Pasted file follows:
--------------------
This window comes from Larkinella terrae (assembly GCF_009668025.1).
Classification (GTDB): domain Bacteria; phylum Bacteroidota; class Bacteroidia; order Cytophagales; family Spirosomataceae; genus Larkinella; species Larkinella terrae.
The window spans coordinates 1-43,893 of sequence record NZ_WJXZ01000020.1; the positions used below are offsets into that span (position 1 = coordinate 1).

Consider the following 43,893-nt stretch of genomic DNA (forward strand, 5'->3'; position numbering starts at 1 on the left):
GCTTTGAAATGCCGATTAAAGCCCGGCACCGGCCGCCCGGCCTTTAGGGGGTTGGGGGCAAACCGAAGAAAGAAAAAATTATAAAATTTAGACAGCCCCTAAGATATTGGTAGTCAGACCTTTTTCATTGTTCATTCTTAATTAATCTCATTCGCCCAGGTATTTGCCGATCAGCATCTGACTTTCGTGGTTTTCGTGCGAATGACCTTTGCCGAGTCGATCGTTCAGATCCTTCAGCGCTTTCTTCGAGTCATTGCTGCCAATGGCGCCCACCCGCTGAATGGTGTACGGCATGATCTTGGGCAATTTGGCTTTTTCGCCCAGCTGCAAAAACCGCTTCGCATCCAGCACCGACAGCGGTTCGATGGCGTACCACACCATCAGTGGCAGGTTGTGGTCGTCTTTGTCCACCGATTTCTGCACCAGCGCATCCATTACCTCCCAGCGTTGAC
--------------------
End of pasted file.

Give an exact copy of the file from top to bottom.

This window comes from Larkinella terrae (assembly GCF_009668025.1).
Classification (GTDB): domain Bacteria; phylum Bacteroidota; class Bacteroidia; order Cytophagales; family Spirosomataceae; genus Larkinella; species Larkinella terrae.
The window spans coordinates 1-43,893 of sequence record NZ_WJXZ01000020.1; the positions used below are offsets into that span (position 1 = coordinate 1).

Consider the following 43,893-nt stretch of genomic DNA (forward strand, 5'->3'; position numbering starts at 1 on the left):
GCTTTGAAATGCCGATTAAAGCCCGGCACCGGCCGCCCGGCCTTTAGGGGGTTGGGGGCAAACCGAAGAAAGAAAAAATTATAAAATTTAGACAGCCCCTAAGATATTGGTAGTCAGACCTTTTTCATTGTTCATTCTTAATTAATCTCATTCGCCCAGGTATTTGCCGATCAGCATCTGACTTTCGTGGTTTTCGTGCGAATGACCTTTGCCGAGTCGATCGTTCAGATCCTTCAGCGCTTTCTTCGAGTCATTGCTGCCAATGGCGCCCACCCGCTGAATGGTGTACGGCATGATCTTGGGCAATTTGGCTTTTTCGCCCAGCTGCAAAAACCGCTTCGCATCCAGCACCGACAGCGGTTCGATGGCGTACCACACCATCAGTGGCAGGTTGTGGTCGTCTTTGTCCACCGATTTCTGCACCAGCGCATCCATTACCTCCCAGCGTTGAC